A European field study has taken a look at the performance of crash avoidance systems, like crash detection and adaptive cruise control, finding they work. The study looked at several different types of the technology, finding collision risks were reduced 42 percent overall.
Over the past decade, automakers have been including crash avoidance equipment beyond anti-lock brakes and airbags, such as radar and proximity sensors that alert drivers to an impending crash. Until recently, it was mostly confined to luxury cars.
Drivers who have experienced those systems, such as collision warning systems and adaptive cruise control that automatically steers the car away from danger, tend to like it. According to the New York Times, a Department of Transportation study looking at driver’s reactions to cars equipped with the systems over a period of several months, concluded that people liked them.
The DOT found in its study, the Connected Vehicle Safety Pilot Program, that 92 percent of respondents wanted the technology in their cars and believed they would improve road safety. They are on to something.
Study finds crash avoidance systems work
A large field study, dubbed EuroFOT or European Field Operation Test, has wrapped up it’s three year research into crash avoidance systems, according to AutoGuide, concluding that overall, the various types of collision avoidance systems reduced the risk of a crash by 42 percent.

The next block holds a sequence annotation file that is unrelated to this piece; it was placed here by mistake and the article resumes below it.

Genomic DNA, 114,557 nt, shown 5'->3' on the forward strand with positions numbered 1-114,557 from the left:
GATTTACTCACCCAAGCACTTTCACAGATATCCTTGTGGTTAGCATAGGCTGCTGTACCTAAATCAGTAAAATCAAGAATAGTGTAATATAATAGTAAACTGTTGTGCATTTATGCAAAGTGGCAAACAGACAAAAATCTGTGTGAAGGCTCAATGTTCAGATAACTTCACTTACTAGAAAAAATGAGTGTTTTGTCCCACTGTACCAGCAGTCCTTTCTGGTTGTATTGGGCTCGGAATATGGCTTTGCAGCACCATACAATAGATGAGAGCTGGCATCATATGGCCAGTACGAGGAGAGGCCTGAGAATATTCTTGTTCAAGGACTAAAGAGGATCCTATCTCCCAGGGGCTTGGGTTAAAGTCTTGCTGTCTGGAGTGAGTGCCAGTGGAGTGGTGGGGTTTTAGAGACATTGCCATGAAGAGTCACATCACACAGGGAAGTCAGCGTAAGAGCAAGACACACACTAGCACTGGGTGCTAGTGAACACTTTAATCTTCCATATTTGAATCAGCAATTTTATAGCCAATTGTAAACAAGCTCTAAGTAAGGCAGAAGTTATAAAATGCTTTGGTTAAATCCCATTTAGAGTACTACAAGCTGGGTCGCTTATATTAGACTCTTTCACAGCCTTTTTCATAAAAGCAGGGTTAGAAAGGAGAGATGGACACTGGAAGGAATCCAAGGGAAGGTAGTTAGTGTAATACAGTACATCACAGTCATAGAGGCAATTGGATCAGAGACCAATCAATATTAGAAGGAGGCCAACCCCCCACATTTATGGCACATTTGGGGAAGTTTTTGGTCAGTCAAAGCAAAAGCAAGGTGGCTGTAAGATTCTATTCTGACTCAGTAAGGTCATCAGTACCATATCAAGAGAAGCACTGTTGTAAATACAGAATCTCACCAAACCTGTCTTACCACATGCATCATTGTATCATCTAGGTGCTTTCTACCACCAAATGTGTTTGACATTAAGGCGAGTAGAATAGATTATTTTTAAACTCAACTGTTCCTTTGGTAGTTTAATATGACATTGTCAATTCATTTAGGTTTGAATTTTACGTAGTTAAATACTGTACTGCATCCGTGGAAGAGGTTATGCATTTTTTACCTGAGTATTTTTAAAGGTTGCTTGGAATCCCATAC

The study, which involved 28 different organizations including car manufacturers such as Ford, Volvo, BMW and Volkswagen, car parts manufacturers and research organizations, collected data from drivers in 1,000 vehicles in 10 cities across Europe from the beginning of 2009 to 2010, according to the EuroFOT website.
The test utilized several different types of crash avoidance systems, including adaptive cruise control, forward collision warning, speed regulation, blind spot detection, lane departure warning, curve speed warning or stability control as its otherwise known, safe navigation systems and a fuel efficiency advisory program. The safe navigation system uses a heads-up display for satellite navigation, which is less distracting. Volvo vehicles featured heavily in testing, as five of the technologies are available in Volvo cars.
Evidence piling up
A growing numer of studies have similarly found various crash detection and avoidance systems work. According to USA Today, the Highway Loss Data Institute found Volvo XC60 crossovers equipped with Volvo’s City Safety system, which detects crash risks within 18 feet of the bumpers at low speed. The HDLI found Volvo’s system reduced low-speed crash risk by 27 percent compared to vehicles without a comparable system.
However, some might resent the high cost of such technologies. The Department of Transportation also found that most study subjects weren’t willing to pay more than $250 for added safety equipment, despite many safety systems commanding $1,000 or more as optional extras, if not much more as part of an equipment package.
USA Today: http://content.usatoday.com/communities/driveon/post/2011/07/study-shows-automatic-braking-reduces-rear-end-crashes/1#.T-swIlLPe_0